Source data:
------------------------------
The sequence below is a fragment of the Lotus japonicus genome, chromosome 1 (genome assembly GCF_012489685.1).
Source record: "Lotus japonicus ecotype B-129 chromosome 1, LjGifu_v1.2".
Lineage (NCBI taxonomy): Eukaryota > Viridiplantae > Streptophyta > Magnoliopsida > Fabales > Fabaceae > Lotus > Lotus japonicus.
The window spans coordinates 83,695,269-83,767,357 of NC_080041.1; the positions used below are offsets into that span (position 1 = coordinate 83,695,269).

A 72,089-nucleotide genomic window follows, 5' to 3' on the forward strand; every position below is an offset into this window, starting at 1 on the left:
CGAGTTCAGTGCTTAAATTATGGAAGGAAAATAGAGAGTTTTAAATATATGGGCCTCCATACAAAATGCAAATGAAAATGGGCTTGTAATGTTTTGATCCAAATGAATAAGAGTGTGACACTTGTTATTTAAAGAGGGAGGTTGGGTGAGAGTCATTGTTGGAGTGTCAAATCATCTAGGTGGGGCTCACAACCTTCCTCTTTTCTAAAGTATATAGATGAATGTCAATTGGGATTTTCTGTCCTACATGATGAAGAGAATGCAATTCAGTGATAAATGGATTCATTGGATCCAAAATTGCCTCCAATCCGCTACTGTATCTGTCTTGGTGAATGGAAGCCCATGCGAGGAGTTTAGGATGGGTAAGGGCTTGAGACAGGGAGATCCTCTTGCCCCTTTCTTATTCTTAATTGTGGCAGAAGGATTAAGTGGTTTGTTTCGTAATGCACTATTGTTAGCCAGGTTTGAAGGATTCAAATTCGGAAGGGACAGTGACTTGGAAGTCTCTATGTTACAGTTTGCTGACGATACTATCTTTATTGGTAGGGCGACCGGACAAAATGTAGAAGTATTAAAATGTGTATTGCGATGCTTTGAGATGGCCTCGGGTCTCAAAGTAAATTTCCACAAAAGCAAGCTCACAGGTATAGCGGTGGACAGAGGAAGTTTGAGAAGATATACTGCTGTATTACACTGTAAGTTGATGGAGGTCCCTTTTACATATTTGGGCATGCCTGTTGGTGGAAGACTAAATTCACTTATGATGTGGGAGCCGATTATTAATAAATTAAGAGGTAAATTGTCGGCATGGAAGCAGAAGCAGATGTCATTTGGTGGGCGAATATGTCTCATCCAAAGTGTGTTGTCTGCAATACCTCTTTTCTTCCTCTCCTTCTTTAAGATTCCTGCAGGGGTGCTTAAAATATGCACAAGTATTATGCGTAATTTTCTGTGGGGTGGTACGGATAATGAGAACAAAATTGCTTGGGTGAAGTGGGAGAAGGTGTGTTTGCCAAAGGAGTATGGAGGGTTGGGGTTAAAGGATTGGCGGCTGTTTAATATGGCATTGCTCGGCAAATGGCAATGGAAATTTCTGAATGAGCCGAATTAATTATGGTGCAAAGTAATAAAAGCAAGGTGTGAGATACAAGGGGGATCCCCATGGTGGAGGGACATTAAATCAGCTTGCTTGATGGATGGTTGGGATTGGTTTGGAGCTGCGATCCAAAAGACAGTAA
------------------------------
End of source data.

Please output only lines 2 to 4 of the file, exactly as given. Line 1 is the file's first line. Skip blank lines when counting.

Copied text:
Source record: "Lotus japonicus ecotype B-129 chromosome 1, LjGifu_v1.2".
Lineage (NCBI taxonomy): Eukaryota > Viridiplantae > Streptophyta > Magnoliopsida > Fabales > Fabaceae > Lotus > Lotus japonicus.
The window spans coordinates 83,695,269-83,767,357 of NC_080041.1; the positions used below are offsets into that span (position 1 = coordinate 83,695,269).